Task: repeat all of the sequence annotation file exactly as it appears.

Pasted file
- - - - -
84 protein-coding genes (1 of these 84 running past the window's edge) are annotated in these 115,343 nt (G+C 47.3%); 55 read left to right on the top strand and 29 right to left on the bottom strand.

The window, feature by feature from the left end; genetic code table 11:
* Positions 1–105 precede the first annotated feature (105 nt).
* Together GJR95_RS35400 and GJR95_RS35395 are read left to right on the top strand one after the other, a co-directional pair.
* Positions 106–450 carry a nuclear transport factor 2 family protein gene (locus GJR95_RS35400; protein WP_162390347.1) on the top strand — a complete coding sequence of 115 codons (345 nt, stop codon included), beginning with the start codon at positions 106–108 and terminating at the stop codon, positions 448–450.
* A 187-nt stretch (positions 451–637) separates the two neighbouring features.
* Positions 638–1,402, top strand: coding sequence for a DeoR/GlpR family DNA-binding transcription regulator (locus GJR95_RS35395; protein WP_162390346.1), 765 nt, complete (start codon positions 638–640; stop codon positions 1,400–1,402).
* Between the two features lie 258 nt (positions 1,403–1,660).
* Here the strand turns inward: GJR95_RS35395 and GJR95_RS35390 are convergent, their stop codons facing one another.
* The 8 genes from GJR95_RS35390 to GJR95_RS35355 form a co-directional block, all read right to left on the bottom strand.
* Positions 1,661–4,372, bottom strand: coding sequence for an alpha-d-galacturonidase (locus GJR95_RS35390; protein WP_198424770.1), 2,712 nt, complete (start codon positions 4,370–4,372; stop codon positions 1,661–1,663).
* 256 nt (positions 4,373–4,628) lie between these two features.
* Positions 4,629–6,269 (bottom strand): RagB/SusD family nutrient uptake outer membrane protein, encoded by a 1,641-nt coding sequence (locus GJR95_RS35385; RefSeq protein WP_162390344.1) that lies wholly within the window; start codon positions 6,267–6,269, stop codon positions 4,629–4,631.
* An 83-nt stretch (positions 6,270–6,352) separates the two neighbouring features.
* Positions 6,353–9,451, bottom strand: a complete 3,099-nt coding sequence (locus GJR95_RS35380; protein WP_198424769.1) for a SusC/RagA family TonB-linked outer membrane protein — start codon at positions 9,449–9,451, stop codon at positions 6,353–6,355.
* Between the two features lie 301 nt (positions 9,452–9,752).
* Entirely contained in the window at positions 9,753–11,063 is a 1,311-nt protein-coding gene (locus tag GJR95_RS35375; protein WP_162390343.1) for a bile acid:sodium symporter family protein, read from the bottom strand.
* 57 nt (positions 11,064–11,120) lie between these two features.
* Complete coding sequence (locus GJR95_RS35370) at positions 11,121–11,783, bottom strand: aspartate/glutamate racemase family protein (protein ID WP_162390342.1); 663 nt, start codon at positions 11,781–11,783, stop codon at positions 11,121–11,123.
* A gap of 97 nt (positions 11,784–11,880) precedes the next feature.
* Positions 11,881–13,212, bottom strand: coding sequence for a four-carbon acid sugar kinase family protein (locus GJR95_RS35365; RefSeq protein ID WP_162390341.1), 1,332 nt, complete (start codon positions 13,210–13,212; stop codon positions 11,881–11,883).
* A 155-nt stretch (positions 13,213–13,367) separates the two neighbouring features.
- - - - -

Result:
84 protein-coding genes (1 of these 84 running past the window's edge) are annotated in these 115,343 nt (G+C 47.3%); 55 read left to right on the top strand and 29 right to left on the bottom strand.

The window, feature by feature from the left end; genetic code table 11:
* Positions 1–105 precede the first annotated feature (105 nt).
* Together GJR95_RS35400 and GJR95_RS35395 are read left to right on the top strand one after the other, a co-directional pair.
* Positions 106–450 carry a nuclear transport factor 2 family protein gene (locus GJR95_RS35400; protein WP_162390347.1) on the top strand — a complete coding sequence of 115 codons (345 nt, stop codon included), beginning with the start codon at positions 106–108 and terminating at the stop codon, positions 448–450.
* A 187-nt stretch (positions 451–637) separates the two neighbouring features.
* Positions 638–1,402, top strand: coding sequence for a DeoR/GlpR family DNA-binding transcription regulator (locus GJR95_RS35395; protein WP_162390346.1), 765 nt, complete (start codon positions 638–640; stop codon positions 1,400–1,402).
* Between the two features lie 258 nt (positions 1,403–1,660).
* Here the strand turns inward: GJR95_RS35395 and GJR95_RS35390 are convergent, their stop codons facing one another.
* The 8 genes from GJR95_RS35390 to GJR95_RS35355 form a co-directional block, all read right to left on the bottom strand.
* Positions 1,661–4,372, bottom strand: coding sequence for an alpha-d-galacturonidase (locus GJR95_RS35390; protein WP_198424770.1), 2,712 nt, complete (start codon positions 4,370–4,372; stop codon positions 1,661–1,663).
* 256 nt (positions 4,373–4,628) lie between these two features.
* Positions 4,629–6,269 (bottom strand): RagB/SusD family nutrient uptake outer membrane protein, encoded by a 1,641-nt coding sequence (locus GJR95_RS35385; RefSeq protein WP_162390344.1) that lies wholly within the window; start codon positions 6,267–6,269, stop codon positions 4,629–4,631.
* An 83-nt stretch (positions 6,270–6,352) separates the two neighbouring features.
* Positions 6,353–9,451, bottom strand: a complete 3,099-nt coding sequence (locus GJR95_RS35380; protein WP_198424769.1) for a SusC/RagA family TonB-linked outer membrane protein — start codon at positions 9,449–9,451, stop codon at positions 6,353–6,355.
* Between the two features lie 301 nt (positions 9,452–9,752).
* Entirely contained in the window at positions 9,753–11,063 is a 1,311-nt protein-coding gene (locus tag GJR95_RS35375; protein WP_162390343.1) for a bile acid:sodium symporter family protein, read from the bottom strand.
* 57 nt (positions 11,064–11,120) lie between these two features.
* Complete coding sequence (locus GJR95_RS35370) at positions 11,121–11,783, bottom strand: aspartate/glutamate racemase family protein (protein ID WP_162390342.1); 663 nt, start codon at positions 11,781–11,783, stop codon at positions 11,121–11,123.
* A gap of 97 nt (positions 11,784–11,880) precedes the next feature.
* Positions 11,881–13,212, bottom strand: coding sequence for a four-carbon acid sugar kinase family protein (locus GJR95_RS35365; RefSeq protein ID WP_162390341.1), 1,332 nt, complete (start codon positions 13,210–13,212; stop codon positions 11,881–11,883).
* A 155-nt stretch (positions 13,213–13,367) separates the two neighbouring features.